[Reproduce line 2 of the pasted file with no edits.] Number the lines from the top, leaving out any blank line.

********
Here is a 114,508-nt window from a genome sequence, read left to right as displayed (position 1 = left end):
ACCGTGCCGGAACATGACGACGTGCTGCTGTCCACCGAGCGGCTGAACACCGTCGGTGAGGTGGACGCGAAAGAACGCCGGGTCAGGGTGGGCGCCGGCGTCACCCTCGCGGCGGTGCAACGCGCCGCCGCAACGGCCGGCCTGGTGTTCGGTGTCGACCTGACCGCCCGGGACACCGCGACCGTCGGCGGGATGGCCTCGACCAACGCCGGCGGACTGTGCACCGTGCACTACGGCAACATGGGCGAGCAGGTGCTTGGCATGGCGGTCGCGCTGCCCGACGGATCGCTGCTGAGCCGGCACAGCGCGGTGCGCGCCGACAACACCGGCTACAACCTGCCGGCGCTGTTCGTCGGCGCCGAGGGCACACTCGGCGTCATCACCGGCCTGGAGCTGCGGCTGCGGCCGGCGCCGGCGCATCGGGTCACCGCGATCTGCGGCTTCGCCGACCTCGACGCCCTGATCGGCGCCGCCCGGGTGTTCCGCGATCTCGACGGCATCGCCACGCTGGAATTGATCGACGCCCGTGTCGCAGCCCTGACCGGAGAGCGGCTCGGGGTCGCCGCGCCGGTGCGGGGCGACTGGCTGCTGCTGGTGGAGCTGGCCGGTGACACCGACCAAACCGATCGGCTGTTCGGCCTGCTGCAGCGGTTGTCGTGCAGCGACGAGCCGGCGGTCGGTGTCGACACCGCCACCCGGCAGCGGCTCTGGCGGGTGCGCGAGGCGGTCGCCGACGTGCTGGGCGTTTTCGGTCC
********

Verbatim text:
ACCGTGCCGGAACATGACGACGTGCTGCTGTCCACCGAGCGGCTGAACACCGTCGGTGAGGTGGACGCGAAAGAACGCCGGGTCAGGGTGGGCGCCGGCGTCACCCTCGCGGCGGTGCAACGCGCCGCCGCAACGGCCGGCCTGGTGTTCGGTGTCGACCTGACCGCCCGGGACACCGCGACCGTCGGCGGGATGGCCTCGACCAACGCCGGCGGACTGTGCACCGTGCACTACGGCAACATGGGCGAGCAGGTGCTTGGCATGGCGGTCGCGCTGCCCGACGGATCGCTGCTGAGCCGGCACAGCGCGGTGCGCGCCGACAACACCGGCTACAACCTGCCGGCGCTGTTCGTCGGCGCCGAGGGCACACTCGGCGTCATCACCGGCCTGGAGCTGCGGCTGCGGCCGGCGCCGGCGCATCGGGTCACCGCGATCTGCGGCTTCGCCGACCTCGACGCCCTGATCGGCGCCGCCCGGGTGTTCCGCGATCTCGACGGCATCGCCACGCTGGAATTGATCGACGCCCGTGTCGCAGCCCTGACCGGAGAGCGGCTCGGGGTCGCCGCGCCGGTGCGGGGCGACTGGCTGCTGCTGGTGGAGCTGGCCGGTGACACCGACCAAACCGATCGGCTGTTCGGCCTGCTGCAGCGGTTGTCGTGCAGCGACGAGCCGGCGGTCGGTGTCGACACCGCCACCCGGCAGCGGCTCTGGCGGGTGCGCGAGGCGGTCGCCGACGTGCTGGGCGTTTTCGGTCC